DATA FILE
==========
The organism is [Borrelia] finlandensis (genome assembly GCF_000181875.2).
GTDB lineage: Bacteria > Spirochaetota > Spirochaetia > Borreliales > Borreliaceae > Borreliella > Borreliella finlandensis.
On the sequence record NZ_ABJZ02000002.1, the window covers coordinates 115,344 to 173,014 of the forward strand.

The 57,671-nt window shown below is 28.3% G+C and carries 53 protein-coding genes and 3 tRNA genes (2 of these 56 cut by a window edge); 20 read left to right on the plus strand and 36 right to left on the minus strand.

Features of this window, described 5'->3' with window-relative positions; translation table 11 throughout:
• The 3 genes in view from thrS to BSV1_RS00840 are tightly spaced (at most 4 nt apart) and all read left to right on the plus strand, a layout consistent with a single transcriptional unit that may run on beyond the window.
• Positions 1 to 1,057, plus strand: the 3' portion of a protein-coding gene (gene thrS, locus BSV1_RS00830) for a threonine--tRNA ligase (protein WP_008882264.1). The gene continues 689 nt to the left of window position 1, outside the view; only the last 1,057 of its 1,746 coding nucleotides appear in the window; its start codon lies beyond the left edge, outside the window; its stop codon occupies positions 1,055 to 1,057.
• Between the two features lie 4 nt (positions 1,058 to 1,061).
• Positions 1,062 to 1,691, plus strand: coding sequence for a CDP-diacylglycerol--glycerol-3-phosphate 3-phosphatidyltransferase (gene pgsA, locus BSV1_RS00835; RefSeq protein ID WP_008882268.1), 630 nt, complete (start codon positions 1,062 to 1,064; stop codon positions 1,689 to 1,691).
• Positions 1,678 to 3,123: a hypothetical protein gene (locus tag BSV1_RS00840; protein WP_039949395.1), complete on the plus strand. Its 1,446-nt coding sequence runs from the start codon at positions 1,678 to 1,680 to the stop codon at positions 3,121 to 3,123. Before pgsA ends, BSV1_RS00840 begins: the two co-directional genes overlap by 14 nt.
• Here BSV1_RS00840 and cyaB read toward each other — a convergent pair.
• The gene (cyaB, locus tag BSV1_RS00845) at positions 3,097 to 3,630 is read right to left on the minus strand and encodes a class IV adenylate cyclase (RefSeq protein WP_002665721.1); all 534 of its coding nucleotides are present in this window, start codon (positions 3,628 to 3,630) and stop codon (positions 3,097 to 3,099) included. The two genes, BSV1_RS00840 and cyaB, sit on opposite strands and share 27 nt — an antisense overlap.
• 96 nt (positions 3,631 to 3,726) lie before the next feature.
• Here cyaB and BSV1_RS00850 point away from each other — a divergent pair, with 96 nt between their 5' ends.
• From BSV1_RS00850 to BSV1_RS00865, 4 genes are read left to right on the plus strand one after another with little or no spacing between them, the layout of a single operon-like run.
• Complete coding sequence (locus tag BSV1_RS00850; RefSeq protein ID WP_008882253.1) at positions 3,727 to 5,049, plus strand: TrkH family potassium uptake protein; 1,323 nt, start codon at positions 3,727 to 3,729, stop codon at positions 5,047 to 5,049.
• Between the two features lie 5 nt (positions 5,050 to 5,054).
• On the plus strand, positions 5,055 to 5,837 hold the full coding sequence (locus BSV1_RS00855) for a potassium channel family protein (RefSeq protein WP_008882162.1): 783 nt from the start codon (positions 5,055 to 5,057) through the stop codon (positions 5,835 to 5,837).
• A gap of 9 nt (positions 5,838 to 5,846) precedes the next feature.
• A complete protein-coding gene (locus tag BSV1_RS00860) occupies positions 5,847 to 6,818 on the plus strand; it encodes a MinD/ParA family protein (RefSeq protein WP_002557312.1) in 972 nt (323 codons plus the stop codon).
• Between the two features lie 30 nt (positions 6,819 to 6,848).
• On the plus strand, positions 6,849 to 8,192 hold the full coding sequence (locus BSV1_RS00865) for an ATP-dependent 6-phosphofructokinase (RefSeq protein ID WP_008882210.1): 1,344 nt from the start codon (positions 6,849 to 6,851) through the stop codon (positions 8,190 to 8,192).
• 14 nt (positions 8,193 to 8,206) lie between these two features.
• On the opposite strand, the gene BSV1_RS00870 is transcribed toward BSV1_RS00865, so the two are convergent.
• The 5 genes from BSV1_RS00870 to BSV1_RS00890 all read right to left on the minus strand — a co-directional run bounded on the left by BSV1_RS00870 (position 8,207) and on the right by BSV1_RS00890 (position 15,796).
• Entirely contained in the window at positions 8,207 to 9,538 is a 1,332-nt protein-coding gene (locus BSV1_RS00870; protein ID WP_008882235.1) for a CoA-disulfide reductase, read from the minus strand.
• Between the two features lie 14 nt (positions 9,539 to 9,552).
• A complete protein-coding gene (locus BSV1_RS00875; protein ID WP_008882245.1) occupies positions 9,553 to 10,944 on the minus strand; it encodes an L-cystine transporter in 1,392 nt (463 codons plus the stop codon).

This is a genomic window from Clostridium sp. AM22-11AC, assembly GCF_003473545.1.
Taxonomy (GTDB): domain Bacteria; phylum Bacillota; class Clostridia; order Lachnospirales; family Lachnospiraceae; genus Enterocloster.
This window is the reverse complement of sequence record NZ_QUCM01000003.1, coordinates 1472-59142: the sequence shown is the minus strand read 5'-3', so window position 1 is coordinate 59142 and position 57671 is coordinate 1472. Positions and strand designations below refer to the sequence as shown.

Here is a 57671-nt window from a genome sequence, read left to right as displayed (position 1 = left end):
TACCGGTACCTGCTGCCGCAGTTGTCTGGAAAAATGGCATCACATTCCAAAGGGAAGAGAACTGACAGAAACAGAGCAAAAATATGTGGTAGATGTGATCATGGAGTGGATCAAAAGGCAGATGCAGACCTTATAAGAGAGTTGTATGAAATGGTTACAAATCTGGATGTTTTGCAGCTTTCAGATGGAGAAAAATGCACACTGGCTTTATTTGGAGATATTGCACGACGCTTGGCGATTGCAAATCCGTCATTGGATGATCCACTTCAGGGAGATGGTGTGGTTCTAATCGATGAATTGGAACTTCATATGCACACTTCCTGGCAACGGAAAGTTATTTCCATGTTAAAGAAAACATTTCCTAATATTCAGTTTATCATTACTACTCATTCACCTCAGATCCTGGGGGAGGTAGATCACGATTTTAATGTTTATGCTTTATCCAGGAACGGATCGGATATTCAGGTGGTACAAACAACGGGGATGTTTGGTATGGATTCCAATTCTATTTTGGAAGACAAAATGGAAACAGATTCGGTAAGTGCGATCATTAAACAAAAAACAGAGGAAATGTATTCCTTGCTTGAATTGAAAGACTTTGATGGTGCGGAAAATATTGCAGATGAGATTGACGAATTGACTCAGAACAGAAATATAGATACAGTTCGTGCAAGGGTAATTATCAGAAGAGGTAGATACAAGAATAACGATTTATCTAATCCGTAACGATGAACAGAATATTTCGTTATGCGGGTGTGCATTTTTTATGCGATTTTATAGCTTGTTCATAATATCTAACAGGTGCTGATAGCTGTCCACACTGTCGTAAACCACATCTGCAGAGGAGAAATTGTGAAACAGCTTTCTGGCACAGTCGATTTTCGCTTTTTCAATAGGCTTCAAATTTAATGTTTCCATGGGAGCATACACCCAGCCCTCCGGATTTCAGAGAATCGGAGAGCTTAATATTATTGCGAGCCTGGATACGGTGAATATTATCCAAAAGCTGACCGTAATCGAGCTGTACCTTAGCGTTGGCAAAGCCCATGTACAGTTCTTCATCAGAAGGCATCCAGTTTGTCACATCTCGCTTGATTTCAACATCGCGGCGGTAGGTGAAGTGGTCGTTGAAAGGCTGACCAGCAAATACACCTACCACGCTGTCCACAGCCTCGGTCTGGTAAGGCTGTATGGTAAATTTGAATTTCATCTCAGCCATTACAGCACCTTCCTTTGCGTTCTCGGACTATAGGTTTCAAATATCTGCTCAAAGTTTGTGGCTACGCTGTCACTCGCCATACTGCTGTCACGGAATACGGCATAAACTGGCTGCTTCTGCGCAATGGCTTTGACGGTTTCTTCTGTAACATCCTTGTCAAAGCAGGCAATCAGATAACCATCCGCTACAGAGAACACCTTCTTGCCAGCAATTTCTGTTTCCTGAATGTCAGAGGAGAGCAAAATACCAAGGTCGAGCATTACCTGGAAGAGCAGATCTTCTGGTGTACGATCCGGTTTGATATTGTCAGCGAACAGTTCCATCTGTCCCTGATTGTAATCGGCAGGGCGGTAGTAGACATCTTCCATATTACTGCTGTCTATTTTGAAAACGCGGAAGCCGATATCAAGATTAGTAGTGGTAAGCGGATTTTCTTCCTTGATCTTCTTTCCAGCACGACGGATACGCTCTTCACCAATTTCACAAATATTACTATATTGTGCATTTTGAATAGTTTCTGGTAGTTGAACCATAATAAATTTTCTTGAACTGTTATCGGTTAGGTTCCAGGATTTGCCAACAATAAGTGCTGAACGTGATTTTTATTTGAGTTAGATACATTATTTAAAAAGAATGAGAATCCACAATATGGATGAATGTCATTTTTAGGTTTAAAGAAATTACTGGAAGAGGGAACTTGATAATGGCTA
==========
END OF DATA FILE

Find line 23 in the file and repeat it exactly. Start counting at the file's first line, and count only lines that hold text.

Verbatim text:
• 14 nt (positions 8,193 to 8,206) lie between these two features.